In the days of wanting to become social media famous and itching for the dopamine kick you get from seeing a red icon on your phone screen, you need to appreciate that you were selected out of large pool of applicants and that you’re there to help the business, not yourself, succeed. Instead of worrying about how many times you can get tagged in a post or put on Instagram, focus on how you can make the day-to-day operations smoother for your internship director or how you can make the clients’ experiences better while in the gym.

4. Build Relationships and Rapport with Clients

Believe it or not, your internship director or the business owner likely doesn’t value how much you know as much as you think. What is valued more is your ability to fit into their system and interact with their clients on a daily basis. If you’re an introvert, you’re going to have to learn to “turn it on” — walk around with a smile, say “hello,” ask people how their day was, and coach them effectively. It can be that simple.

5. Learn Their Systems Ahead of Time

Learning a business’ systems as much as you can ahead of time is key for standing out Week One of your internship. High-quality internships will typically supply you with some type of webinar service and reading materials before you step through the door. Read them all, and talk with past interns to find out what else you can do to learn the system of your future internship. As an example, before the first day of my internship at Cressey Sports Performance, I had extensively studied their exercise library, trained with Show and Go for four months and used its nutrition manual, watched Optimal Shoulder Performance, read the Art of the Deload and The Ultimate Off-Season, observed at their facility for a day, and read every article on Eric Cressey and Tony Gentilcore’s blogs.  

6. Be a ‘Yes Man’

Sometimes you may be asked to do more work than you thought during an internship. This probably won’t mean coaching more hours either. Learn to say yes to most things asked of you. During my two strength and conditioning internships, I spent time mopping floors, painting walls, re-organizing equipment, and picking up/dropping people off at the airport. Being a “yes man” will allow you to make others people’s lives easier and show that you have a strong work ethic.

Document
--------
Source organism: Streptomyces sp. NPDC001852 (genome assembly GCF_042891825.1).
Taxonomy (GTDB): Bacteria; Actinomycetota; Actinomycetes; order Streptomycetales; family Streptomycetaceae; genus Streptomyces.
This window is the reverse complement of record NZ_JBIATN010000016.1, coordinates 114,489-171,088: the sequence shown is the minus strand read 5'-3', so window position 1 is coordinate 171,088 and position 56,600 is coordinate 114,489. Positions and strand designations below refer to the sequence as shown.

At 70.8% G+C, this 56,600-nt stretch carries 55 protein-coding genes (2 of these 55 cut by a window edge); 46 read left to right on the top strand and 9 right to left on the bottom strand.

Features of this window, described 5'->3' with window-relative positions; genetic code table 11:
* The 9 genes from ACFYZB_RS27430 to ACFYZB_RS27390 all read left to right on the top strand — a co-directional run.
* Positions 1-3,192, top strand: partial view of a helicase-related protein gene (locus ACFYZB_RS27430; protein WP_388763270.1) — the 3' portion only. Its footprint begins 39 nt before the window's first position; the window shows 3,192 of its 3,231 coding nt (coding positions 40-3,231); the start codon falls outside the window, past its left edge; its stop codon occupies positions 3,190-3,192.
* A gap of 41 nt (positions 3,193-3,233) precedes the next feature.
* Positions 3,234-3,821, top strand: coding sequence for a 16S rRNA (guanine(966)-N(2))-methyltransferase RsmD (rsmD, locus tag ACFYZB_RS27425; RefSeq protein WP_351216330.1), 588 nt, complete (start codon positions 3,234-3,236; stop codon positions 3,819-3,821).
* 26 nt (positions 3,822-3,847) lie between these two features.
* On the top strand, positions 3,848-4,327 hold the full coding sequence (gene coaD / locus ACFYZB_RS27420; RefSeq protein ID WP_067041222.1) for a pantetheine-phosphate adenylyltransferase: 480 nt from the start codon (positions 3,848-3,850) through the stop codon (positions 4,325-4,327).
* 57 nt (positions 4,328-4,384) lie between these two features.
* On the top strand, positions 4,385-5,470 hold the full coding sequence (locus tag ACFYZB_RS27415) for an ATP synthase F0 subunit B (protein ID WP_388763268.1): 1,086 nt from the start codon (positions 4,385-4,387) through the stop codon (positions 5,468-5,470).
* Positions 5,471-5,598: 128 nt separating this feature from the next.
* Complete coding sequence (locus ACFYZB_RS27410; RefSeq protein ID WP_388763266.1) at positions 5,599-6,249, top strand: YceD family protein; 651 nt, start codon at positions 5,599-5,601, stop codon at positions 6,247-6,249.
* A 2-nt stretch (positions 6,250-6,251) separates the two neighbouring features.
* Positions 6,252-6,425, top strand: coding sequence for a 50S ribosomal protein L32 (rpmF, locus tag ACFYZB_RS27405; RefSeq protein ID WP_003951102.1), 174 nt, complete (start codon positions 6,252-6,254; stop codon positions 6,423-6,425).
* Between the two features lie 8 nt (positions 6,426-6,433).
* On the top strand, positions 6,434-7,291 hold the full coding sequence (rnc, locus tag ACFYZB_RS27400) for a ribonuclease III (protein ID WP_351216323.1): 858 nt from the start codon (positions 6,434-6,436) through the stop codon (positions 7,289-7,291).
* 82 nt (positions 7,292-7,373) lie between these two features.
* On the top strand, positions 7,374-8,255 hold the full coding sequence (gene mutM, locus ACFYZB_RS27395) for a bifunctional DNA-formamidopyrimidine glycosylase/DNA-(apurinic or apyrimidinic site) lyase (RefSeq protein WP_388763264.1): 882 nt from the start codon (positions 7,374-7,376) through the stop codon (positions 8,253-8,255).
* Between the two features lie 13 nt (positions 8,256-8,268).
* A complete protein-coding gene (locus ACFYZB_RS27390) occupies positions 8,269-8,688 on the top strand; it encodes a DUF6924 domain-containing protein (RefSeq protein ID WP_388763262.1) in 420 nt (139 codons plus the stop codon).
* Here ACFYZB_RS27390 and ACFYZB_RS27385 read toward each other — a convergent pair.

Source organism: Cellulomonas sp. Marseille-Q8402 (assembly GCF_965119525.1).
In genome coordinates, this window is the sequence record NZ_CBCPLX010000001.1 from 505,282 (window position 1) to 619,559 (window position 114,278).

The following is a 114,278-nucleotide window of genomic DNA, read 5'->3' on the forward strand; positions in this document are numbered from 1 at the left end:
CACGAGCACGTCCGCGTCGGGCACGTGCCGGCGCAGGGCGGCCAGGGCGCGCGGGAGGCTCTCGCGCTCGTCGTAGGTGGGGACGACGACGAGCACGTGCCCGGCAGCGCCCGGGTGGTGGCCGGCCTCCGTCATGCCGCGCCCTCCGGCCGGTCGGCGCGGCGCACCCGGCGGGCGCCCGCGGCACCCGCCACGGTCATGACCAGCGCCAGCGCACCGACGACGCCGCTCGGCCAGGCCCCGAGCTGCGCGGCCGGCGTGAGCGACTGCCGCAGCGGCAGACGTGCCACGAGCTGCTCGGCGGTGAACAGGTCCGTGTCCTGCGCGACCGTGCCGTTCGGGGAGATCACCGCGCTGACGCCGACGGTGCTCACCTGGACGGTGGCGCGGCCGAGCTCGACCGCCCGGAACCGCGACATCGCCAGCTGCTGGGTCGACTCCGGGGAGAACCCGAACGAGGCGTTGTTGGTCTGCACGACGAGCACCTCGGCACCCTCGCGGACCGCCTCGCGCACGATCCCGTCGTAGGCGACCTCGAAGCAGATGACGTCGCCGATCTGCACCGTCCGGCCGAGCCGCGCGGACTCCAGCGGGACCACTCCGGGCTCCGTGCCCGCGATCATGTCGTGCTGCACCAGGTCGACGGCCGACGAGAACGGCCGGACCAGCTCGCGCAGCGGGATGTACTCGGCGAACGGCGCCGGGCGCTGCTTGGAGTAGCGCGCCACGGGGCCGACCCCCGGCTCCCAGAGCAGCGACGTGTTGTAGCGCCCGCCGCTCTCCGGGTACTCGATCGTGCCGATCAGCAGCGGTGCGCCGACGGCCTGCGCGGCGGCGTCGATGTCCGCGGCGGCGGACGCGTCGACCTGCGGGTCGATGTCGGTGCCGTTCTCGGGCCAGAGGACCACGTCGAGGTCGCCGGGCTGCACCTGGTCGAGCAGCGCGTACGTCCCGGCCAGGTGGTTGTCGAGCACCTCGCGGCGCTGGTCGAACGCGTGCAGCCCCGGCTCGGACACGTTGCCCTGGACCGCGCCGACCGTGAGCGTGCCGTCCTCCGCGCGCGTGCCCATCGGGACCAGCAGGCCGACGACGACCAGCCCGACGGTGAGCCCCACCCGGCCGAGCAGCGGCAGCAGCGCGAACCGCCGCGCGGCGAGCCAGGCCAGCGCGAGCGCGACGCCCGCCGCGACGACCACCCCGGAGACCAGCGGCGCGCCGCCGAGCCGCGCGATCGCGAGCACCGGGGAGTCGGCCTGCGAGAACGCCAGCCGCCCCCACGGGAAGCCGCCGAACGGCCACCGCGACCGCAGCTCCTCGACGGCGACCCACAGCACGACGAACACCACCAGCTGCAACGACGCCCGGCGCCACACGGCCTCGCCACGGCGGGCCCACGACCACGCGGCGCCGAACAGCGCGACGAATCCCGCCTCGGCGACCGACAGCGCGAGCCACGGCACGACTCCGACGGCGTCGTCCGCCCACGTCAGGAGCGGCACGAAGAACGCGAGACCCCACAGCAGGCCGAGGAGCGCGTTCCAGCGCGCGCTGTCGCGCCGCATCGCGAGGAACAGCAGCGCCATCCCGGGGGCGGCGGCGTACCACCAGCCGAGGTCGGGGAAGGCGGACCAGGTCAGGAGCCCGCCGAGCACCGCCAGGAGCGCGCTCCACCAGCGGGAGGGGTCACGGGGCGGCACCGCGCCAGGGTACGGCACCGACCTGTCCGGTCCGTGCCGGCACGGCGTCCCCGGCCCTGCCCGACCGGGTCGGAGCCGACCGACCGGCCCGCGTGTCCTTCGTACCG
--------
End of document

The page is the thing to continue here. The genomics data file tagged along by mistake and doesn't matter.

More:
Renovating Space for Conca Sport & Fitness' second facility

Renovating Space for Conca Sport & Fitness' second facility

7. Train with the Staff

 Deadlifts at CSP. Some of the best training sessions I ever had. 

Deadlifts at CSP. Some of the best training sessions I ever had. 

Most internships in the fitness industry allow time for you to train with current staff members. Although this time is often not mandatory, it’s wise to take advantage of it. Again, top-of-the-mind awareness is important, but some of the most fun and educational experiences I had during my internships were training with Greg Robins at Cressey Sports Performance and with Jon Maneen at Conca Sport and Fitness. Training around smart and strong lifters will not only make you a stronger, better lifter yourself, but it will make you a better coach.

In Summary

Securing a highly sought-after internship is a big stepping stone toward achieving success in the fitness industry. This is likely because you are able to gain behind-the-scenes exposure to how successful systems work and operate on a day-to-day basis. But securing the internship alone doesn’t mean you’ll be successful or even employable. You must STAND OUT. Please use the above tips to help guide you through a successful internship, and if you feel like I left anything out that played a big role during your internship experience, feel free to drop a comment on Facebook.

Thanks to Conca Sport and Fitness, Cressey Sports Performance, and 360 Neuromuscular Therapy for providing quality internship programs every year.